Investing in Women to Build a Better World

Four Black women in ski-gear laughing with the Hatch paint splash graphic behind

Investing in women is crucial in building a fairer society. This was the theme of International Women’s Day 2024, and is also the driving force behind a lot of our work at Hatch Enterprise

We have supported thousands of inspiring, ambitious, innovative female founders over the past decade, and we know that one of the biggest barriers these entrepreneurs face on their journey is investment. 

We are working to build a better world, one that does not make it harder for half of the population to succeed, and we spoke to some graduates of our programmes about what that better world would look like, and why it is crucial that we invest in women.

Roots of Belonging hosts interdisciplinary outdoor workshops for mixed, bi-cultural and multicultural people of colour to connect with nature and cultivate their belonging.

“For me, ‘investing in women’ goes beyond funding and financing, but it’s about believing in female founders and the inherent value of their entrepreneurial vision.

“I find that women founders are naturally regenerative and resourceful: they already know how to tap into their networks and leverage their existing skills to bring their powerful visions to life, however, that potential would be multiplied a hundred-fold only if society would wake up and smell the coffee!

“Those who have supported me most on my founder journey have inevitably also been female and POC founders. Investing in women can also entail knowledge-sharing, encouragement and support, promotion and uplifting. 

Black and white photo of Isabella outdoors looking at the camera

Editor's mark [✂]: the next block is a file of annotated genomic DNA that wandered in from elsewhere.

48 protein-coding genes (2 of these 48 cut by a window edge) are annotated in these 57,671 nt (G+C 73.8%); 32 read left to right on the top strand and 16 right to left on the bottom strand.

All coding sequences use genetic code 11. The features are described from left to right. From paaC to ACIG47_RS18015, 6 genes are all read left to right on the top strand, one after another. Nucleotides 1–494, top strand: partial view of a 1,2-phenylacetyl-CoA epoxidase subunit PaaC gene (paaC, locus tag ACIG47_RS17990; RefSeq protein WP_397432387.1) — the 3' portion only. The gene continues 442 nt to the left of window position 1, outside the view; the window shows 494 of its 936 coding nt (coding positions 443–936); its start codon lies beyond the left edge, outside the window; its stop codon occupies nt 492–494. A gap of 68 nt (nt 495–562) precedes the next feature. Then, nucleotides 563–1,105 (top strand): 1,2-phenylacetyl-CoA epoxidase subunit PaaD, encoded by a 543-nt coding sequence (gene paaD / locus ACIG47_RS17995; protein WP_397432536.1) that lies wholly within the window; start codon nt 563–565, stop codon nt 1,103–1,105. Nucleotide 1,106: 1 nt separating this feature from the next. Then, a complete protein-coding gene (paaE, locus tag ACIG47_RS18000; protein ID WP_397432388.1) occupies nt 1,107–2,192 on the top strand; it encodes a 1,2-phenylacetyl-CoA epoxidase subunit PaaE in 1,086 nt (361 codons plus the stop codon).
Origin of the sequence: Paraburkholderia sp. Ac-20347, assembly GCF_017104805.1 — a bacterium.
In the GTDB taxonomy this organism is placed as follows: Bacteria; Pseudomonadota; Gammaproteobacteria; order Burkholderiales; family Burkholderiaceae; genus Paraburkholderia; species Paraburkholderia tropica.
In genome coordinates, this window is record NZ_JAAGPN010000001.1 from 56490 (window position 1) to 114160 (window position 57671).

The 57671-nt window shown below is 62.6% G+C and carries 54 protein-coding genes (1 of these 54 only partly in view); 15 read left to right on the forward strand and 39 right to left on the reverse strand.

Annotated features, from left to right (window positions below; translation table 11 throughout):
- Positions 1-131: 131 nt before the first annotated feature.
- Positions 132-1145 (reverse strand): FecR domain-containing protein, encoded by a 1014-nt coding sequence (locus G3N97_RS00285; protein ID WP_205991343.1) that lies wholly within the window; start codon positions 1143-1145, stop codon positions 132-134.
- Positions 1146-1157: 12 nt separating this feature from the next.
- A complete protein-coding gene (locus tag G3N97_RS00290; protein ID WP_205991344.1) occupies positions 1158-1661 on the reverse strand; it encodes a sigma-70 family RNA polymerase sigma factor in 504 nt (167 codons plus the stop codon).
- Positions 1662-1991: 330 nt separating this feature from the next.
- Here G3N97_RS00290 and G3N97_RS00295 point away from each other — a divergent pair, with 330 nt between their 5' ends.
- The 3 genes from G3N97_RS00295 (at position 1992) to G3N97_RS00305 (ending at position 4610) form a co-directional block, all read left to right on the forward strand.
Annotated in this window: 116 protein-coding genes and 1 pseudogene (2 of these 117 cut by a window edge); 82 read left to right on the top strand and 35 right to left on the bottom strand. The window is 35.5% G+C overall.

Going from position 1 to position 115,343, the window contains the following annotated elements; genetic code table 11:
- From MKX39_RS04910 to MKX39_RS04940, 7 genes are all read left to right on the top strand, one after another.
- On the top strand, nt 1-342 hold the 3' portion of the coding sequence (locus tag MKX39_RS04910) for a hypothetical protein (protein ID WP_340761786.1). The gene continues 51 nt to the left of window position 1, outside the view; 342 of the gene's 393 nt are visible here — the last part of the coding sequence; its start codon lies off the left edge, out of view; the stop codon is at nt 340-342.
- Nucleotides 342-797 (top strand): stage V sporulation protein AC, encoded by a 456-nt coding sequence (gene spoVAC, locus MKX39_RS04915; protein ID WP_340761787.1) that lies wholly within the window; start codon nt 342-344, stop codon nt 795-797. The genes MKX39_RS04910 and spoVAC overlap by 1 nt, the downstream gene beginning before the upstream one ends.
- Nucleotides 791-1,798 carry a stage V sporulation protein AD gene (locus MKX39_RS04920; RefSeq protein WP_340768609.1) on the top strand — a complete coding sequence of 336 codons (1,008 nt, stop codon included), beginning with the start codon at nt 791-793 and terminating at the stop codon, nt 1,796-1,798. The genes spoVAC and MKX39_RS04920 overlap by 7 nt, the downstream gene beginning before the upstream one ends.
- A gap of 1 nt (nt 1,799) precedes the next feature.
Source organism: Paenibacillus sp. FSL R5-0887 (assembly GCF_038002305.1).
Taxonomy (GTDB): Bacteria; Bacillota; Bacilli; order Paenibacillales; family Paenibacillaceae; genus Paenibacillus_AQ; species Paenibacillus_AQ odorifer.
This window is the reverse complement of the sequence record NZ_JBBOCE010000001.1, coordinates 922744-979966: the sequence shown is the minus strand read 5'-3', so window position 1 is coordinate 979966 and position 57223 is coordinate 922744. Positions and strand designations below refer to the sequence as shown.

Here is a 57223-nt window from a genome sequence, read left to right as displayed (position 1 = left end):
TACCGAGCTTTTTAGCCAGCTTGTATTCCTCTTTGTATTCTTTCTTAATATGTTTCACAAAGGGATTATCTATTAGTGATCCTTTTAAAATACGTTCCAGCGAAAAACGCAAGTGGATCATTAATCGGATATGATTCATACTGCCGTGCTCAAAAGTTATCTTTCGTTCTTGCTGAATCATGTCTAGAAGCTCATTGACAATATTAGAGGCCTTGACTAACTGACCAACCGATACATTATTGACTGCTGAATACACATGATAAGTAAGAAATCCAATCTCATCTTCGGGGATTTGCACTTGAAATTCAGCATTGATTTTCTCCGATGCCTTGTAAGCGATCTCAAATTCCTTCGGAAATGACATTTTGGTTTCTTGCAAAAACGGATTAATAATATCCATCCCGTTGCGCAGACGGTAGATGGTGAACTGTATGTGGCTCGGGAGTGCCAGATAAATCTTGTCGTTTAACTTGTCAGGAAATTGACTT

“Building a business or venture is a long journey, and I think all of us can ‘invest’ in female founders in small ways to move us toward a marketplace that embraces greater diversity, equity and inclusion in a meaningful sense.

“In this way, ‘investing’ becomes an active engagement with the world. I think the world would look vastly different if we meaningfully invested in female founders, especially intersectional entrepreneurs.

“These are the founders doing the work of world-building: they are looking at our global problems and working towards more equitable, sustainable solutions.”

Vested Woman provides UK ethnic minority women with financial education, to help them become financially independent, build wealth and gain control of their financial futures. 

“Investing in women means investing in all areas of our lives including, our health (physical and mental) and financial education. Investing not just money, but also time and support through mentors.

“Lack of finances is a major concern for many female founders, it can lead to not only relationship breakdowns, but also mental health issues (stress and anxiety).

“Limited access to financial resources, education and funding for female founders means many women are afraid to take the step into entrepreneurship or last the distance once they do start.

“The world would look great if we invested more in female founders. There would be much needed visibility and growth for female founders. There is evidence to show that when women have economic power, it doesn’t just benefit them but their families, community and the broader economy.”

Off Piste Ski Trip is a Winter Sports & Entertainment company focusing on integrating elements of Black culture, such as music, community, and cuisine, into engaging ski experiences. Its goal is to make mountain adventures more accessible and appealing to its audience.

“As a first-generation immigrant woman, I see investing in women as an acknowledgement of the strength, resilience, and creativity that diverse women bring to any endeavour. It means recognising our unique perspectives, and intersectionality, and providing the necessary support and resources for us to realise our aspirations.